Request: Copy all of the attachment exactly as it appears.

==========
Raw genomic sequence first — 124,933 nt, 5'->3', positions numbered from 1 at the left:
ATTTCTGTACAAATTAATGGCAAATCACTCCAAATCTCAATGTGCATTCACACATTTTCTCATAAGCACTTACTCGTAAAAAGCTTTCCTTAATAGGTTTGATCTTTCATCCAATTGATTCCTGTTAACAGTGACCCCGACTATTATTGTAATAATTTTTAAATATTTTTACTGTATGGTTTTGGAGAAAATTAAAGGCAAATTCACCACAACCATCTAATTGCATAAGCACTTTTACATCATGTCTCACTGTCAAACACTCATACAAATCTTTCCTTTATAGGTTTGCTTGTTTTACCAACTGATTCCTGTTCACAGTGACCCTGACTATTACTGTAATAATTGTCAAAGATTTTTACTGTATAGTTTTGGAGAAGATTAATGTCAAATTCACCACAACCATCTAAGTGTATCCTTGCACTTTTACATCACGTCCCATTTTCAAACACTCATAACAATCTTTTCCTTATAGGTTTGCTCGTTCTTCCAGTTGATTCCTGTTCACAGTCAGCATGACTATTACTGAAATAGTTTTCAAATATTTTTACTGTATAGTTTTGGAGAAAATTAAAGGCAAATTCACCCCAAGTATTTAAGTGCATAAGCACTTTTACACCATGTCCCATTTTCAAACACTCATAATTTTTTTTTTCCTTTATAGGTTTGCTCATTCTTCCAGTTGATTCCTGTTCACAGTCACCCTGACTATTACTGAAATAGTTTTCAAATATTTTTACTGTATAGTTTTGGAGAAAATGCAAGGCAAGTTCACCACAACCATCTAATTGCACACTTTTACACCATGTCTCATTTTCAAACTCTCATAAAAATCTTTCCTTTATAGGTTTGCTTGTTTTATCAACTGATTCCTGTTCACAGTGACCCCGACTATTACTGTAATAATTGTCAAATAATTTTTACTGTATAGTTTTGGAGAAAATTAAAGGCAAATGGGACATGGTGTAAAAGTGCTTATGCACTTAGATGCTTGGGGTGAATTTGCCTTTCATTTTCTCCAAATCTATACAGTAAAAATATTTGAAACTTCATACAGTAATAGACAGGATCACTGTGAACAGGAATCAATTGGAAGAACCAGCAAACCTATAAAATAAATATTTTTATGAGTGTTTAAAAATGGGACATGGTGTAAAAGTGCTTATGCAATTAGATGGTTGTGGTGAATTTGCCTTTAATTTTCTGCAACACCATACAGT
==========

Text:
Raw genomic sequence first — 124,933 nt, 5'->3', positions numbered from 1 at the left:
ATTTCTGTACAAATTAATGGCAAATCACTCCAAATCTCAATGTGCATTCACACATTTTCTCATAAGCACTTACTCGTAAAAAGCTTTCCTTAATAGGTTTGATCTTTCATCCAATTGATTCCTGTTAACAGTGACCCCGACTATTATTGTAATAATTTTTAAATATTTTTACTGTATGGTTTTGGAGAAAATTAAAGGCAAATTCACCACAACCATCTAATTGCATAAGCACTTTTACATCATGTCTCACTGTCAAACACTCATACAAATCTTTCCTTTATAGGTTTGCTTGTTTTACCAACTGATTCCTGTTCACAGTGACCCTGACTATTACTGTAATAATTGTCAAAGATTTTTACTGTATAGTTTTGGAGAAGATTAATGTCAAATTCACCACAACCATCTAAGTGTATCCTTGCACTTTTACATCACGTCCCATTTTCAAACACTCATAACAATCTTTTCCTTATAGGTTTGCTCGTTCTTCCAGTTGATTCCTGTTCACAGTCAGCATGACTATTACTGAAATAGTTTTCAAATATTTTTACTGTATAGTTTTGGAGAAAATTAAAGGCAAATTCACCCCAAGTATTTAAGTGCATAAGCACTTTTACACCATGTCCCATTTTCAAACACTCATAATTTTTTTTTTCCTTTATAGGTTTGCTCATTCTTCCAGTTGATTCCTGTTCACAGTCACCCTGACTATTACTGAAATAGTTTTCAAATATTTTTACTGTATAGTTTTGGAGAAAATGCAAGGCAAGTTCACCACAACCATCTAATTGCACACTTTTACACCATGTCTCATTTTCAAACTCTCATAAAAATCTTTCCTTTATAGGTTTGCTTGTTTTATCAACTGATTCCTGTTCACAGTGACCCCGACTATTACTGTAATAATTGTCAAATAATTTTTACTGTATAGTTTTGGAGAAAATTAAAGGCAAATGGGACATGGTGTAAAAGTGCTTATGCACTTAGATGCTTGGGGTGAATTTGCCTTTCATTTTCTCCAAATCTATACAGTAAAAATATTTGAAACTTCATACAGTAATAGACAGGATCACTGTGAACAGGAATCAATTGGAAGAACCAGCAAACCTATAAAATAAATATTTTTATGAGTGTTTAAAAATGGGACATGGTGTAAAAGTGCTTATGCAATTAGATGGTTGTGGTGAATTTGCCTTTAATTTTCTGCAACACCATACAGT